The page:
Courtesy of woodleywonderworks
I was invited to a sharing session yesterday afternoon by David Shaw, Director at Effective Brands and a former marketing stalwart at both Lenovo and HP. Founded by Marc De Swaan Arons, the company embarked on a worldwide global brand study seven-years ago which now includes close to 100 global brands with a database of about 40,000 marketers. In the study, the branding consultancy focused on global marketing challenges and possible solutions to overcome them.
Here are some of the key highlights which I picked up.
Challenges in Global Marketing
So what are some of the challenges faced by global marketers?
1) Lack of alignment. This seems to be a common point, when HQ and local offices do not see eye-to-eye.
2) Internal focus. Internal politics and turf wars are a major sapper of time and energy, leading to inward looking corporate cultures that are damaging.
3) Lack of quality. This is a problem more prevalent in developing countries which may have different notions of high standards vis-a-vis HQ.
4) Lack of roll-out speed. I am sure you all heard of time-to-market, and this sometimes becomes awkward in a behemoth-sized global organisation.
5) Personal friction. This can be caused by cultural differences, attitudes, and styles of working.
6) Pockets of excellence. What this means is learning tends to be concentrated locally without valuable lessons being shared globally.
The WHATs of a Brand
Many organisations pay attention to the Whats of the brand, which include the following:
Unfortunately, this isn’t enough most of the time, because of failures in implementation. Just having an exciting and far sighted goal for the future won’t get you to global branding nirvana.
The Solution? Getting the HOWs Right
Effective Brands suggests that the real drivers of global marketing effectiveness comes from applying the HOWs to the WHATs. For this, they developed a global brand mix which encompasses the following:
1) Connect. Building understanding and interdependance between global, regional and local operating units. Alignment could be achieved perhaps with a “buddy country” concept.
2) Inspire. Creating an energising passion and culture around the brand vision. Everybody should become a brand evangelist and have a sense of brand stewardship.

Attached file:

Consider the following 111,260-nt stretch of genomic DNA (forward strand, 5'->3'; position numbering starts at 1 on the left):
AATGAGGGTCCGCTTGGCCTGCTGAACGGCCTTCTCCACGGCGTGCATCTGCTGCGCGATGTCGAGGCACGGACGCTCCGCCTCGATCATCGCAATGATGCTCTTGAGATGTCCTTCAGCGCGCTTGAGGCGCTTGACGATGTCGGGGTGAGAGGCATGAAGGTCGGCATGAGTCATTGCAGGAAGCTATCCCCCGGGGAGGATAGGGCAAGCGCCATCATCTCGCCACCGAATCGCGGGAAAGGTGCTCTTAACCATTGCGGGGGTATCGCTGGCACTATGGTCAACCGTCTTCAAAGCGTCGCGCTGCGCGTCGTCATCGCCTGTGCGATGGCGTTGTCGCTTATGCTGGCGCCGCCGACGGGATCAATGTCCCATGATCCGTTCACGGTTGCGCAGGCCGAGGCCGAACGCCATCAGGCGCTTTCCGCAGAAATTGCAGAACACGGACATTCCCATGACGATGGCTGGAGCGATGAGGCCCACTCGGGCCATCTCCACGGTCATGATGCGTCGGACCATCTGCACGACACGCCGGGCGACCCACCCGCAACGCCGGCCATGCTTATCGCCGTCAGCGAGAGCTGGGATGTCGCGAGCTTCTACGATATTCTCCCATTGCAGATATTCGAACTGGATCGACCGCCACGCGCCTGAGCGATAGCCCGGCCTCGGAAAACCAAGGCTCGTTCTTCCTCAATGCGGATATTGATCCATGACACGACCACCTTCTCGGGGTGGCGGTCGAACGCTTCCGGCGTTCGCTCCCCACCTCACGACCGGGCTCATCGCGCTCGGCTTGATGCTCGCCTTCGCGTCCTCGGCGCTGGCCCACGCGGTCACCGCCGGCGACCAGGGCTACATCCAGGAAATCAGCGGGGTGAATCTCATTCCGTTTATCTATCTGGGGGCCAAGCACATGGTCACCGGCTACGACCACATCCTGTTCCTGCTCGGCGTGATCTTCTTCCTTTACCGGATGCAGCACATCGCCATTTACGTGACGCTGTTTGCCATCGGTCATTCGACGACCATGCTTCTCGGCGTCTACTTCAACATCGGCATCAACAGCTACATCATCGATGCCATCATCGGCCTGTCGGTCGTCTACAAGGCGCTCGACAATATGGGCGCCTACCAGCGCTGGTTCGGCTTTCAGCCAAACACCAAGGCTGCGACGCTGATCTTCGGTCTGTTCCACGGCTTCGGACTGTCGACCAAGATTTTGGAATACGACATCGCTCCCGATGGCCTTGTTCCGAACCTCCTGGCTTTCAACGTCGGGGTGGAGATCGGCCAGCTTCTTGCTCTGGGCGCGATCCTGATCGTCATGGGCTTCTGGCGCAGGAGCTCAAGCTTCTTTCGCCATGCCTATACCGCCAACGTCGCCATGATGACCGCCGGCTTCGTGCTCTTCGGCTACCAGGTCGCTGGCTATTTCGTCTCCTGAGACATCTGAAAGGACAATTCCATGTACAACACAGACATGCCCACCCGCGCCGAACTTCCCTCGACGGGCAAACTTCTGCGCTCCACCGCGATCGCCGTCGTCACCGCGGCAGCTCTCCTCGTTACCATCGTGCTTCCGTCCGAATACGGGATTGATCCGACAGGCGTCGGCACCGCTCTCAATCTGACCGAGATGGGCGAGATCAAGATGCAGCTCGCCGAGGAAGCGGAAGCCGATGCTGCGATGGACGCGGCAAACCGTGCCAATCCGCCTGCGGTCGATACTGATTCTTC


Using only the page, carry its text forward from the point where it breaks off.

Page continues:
3) Focus. The alignment of strategy, targets and rewards to clear deliverables in marketing. One needs to look at the KPIs, which are often top-line, bottom-line and market share indicators.
4) Organise. Developing the right structures, systems, processes and roles to align behaviours in the right manner. These should encompass looking and leveraging of commonalities, and positioning them appropriately depending on whether they are at the global, regional or local levels.
5) Build. Harvesting, learning and leveraging skills across the globe. This is critical in the net-enabled world, and should include research on best practices within the organisation that can be shared across. They should cover meetings, tools and behaviours that work, as well as the right recruitment strategy.
You can find out more about the approach taken for this model at their website here.
Tips for Global & Regional Marketers
Towards the end of the session, we broke out into different groups to brainstorm over some possible ideas to tackle the challenges of global marketing. It was pretty interesting and enlightening for me to hear different practical tips on what can be done. Some of the key ones include the following:
1) Rotating key personnel around to ensure that the right person is in the right job. Postings can help one to understand what one’s counterpart faces on a daily basis, and improve mutual understanding.
2) Having a sparring partner from another team in a different market.
3) Staying true to the core values of one’s brand and not being distracted. This also relates to brand consistency and focus.
4) Being driven by facts rather than stories and hearsay. This is especially relevant in the age of social media, where rumours and gossips abound.
5) Creating opportunities for global teams of marketers to meet – probably more virtually nowadays in light of the economic crisis – and using them to clarify roles and responsibilities while cultivating relationships.
6) Learning from organisational elements which lead to either successes or failures.
7) Listening, learning and building trust. Sometimes, this may include “stealing ideas with pride” so long as they are customised in the right manner without infringing IP rules.
8) Communicating the brand’s touchpoints to one’s local peers. This pertains to internal brand marketing and is critically important as your most important market is probably your own colleagues in regional and local offices.
9) Finally, one should make time for inspiration. Do not be too caught in firefighting to forget about the matters.